characteristics. Never operate a vehicle in an unsafe or unlawful
It is preferred that all tires be of the same size, construction
(radial, non-radial) and speed rating. Tires influence vehicle handling
Match tire size designations in pairs on an axle (or four tires in
dual application), except for use of a temporary spare tire.
If radial and non-radial tires are used on a vehicle, put radials
on the rear. If radial and non-radial tires are used on a vehicle
equipped with dual rear tires, the radials may be used on either axle.
Never mix radial and non-radial on the same axle except for use of a
temporary spare tire.
Snow tires should be applied in pairs (or as duals) to the drive
axle (whether front or rear) or to all positions. Never put non-radial
snow tires on the rear if radials are on the front, except when the
vehicle has duals on the rear. If studded tires are used on the front
axle, they must also be used on the rear axle.
Match all tire sizes and constructions on four-wheel drive
COLD WEATHER DRIVING
Many parts of the U.S. have cold weather driving conditions at
least part of the year. Here are some things you should know about cold
Every time the outside temperature drops 10 degrees Fahrenheit, the
air pressure inside your tires goes down about one (1) pound per square
You should check your tire pressures frequently during cold weather
and add the necessary air to keep them at recommended levels of
inflation at all times.
Never reduce tire pressures in an attempt to increase traction on
snow or ice. It doesn't work and your tires will be so seriously
underinflated that driving will damage them.
If one of the drive wheels becomes stuck, the centrifugal forces
created by a rapidly spinning tire can cause an explosion by literally
tearing the tire apart. Never exceed the 35 mph indicated speedometer
speed or stand near the spinning tire.
In snowy areas, many cities and counties have "snow emergency"
regulations which are invoked during heavy snowfalls. Check with
authorities for the rules in your area. Under some rules, motorists are
subject to fines if they block traffic and do not have snow tires on
You can avoid this by equipping your vehicle with snow tires marked
with "MS," "MS," "M&S," "M + S," etc. on the sidewall.
If you change to snow tires, be sure they are the same size and
construction type as the other tires on the vehicle.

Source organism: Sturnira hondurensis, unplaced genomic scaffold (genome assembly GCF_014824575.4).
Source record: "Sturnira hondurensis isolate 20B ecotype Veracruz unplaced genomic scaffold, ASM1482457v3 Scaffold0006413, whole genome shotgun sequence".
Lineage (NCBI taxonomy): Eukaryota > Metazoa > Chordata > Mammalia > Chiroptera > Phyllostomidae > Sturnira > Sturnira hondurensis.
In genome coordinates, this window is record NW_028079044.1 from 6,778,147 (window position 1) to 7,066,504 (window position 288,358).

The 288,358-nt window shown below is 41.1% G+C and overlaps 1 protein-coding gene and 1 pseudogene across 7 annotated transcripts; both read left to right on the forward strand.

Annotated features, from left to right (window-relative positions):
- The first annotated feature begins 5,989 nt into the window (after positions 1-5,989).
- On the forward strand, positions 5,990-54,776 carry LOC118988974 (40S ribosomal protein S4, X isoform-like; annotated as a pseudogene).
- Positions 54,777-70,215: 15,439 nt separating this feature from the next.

Snow tires should be used in pairs (or as duals) on the drive axle
(whether front or rear) or on all four wheel positions. Never put
non-radial snow tires on the rear if radials are on the front, except
when the vehicle has duals on the rear.
In areas where heavy snowfalls are frequent, many drivers carry
chains for use in emergencies, or have their tire dealer apply studded
When studded snow tires are mounted on the front axle, studded
tires also must be placed on the rear axle.
Most states have time limits on use of studs or ban them
altogether. Before applying studded tires, check the regulations in your
area. If you use chains, make sure they are the proper size and type for
your tires. Otherwise they may damage the tire sidewall and cause tire
When you have a question about tires, or a problem, consult your
tire dealer. He is the best source of general information and
professional service on tires.
He has service manuals, wall charts and other industry publications
on tire load and inflation, tire repair and tire replacement. He can
provide you with the replacement tires your vehicle needs, balance your
tires and repair damaged tires which are repairable. Let him inspect
your tires periodically, and diagnose any problem you may have.
When you discover a tire is losing air, it must be removed from the
wheel by an expert for complete internal inspection to be sure it is not
damaged. Tires run even short distances while severely underinflated may
be damaged beyond repair.
Punctures up to 1/4 inch, when confined to the tread, may be
repaired by trained personnel. These tires must be removed from the
wheel, inspected and repaired using industry approved methods which call
for an inside repair unit and a plug.
A PLUG BY ITSELF IS AN UNACCEPTABLE REPAIR. Never use a tube in a
tubeless tire as a substitute for a proper repair.
Individual tire manufacturers may differ on whether the speed
category applies to speed rated tires that have been repaired. Consult
the tire manufacturer for recommendations.
Injuries larger than 1/4 inch must be referred to a full service
repair facility. No repairs to the sidewall of a tire should be made
without consulting the tire manufacturer. After a tire has been
repaired, check for leaks or other damage not detected at the time of
repair. Improper repairs can cause sudden tire failure.
Air loss due to punctures can ruin tires that could have been saved
had they been removed in time for proper repair. Gradual air loss raises
a tire's operating temperature. This can cause some of the components to
separate, or damage the tire body in ways that create rapid or sudden
Such internal damage may not always be readily apparent and rapid
loss of air may still occur despite later installation of a proper
Save Gas With Proper Tire Inflation!
Check Your Tires At Least Once A Month--And Before Long Trips
Published in cooperation with:
* National Highway Traffic Safety Administration U.S. Department of
* American Automobile Association
* American Driver & Traffic Safety Education, Association
* American Petroleum institute
* Highway Users Federation
* National Safety Council
* National Tire Dealers and Retreaders Association
For more information, see the Tire Industry Safety Council web site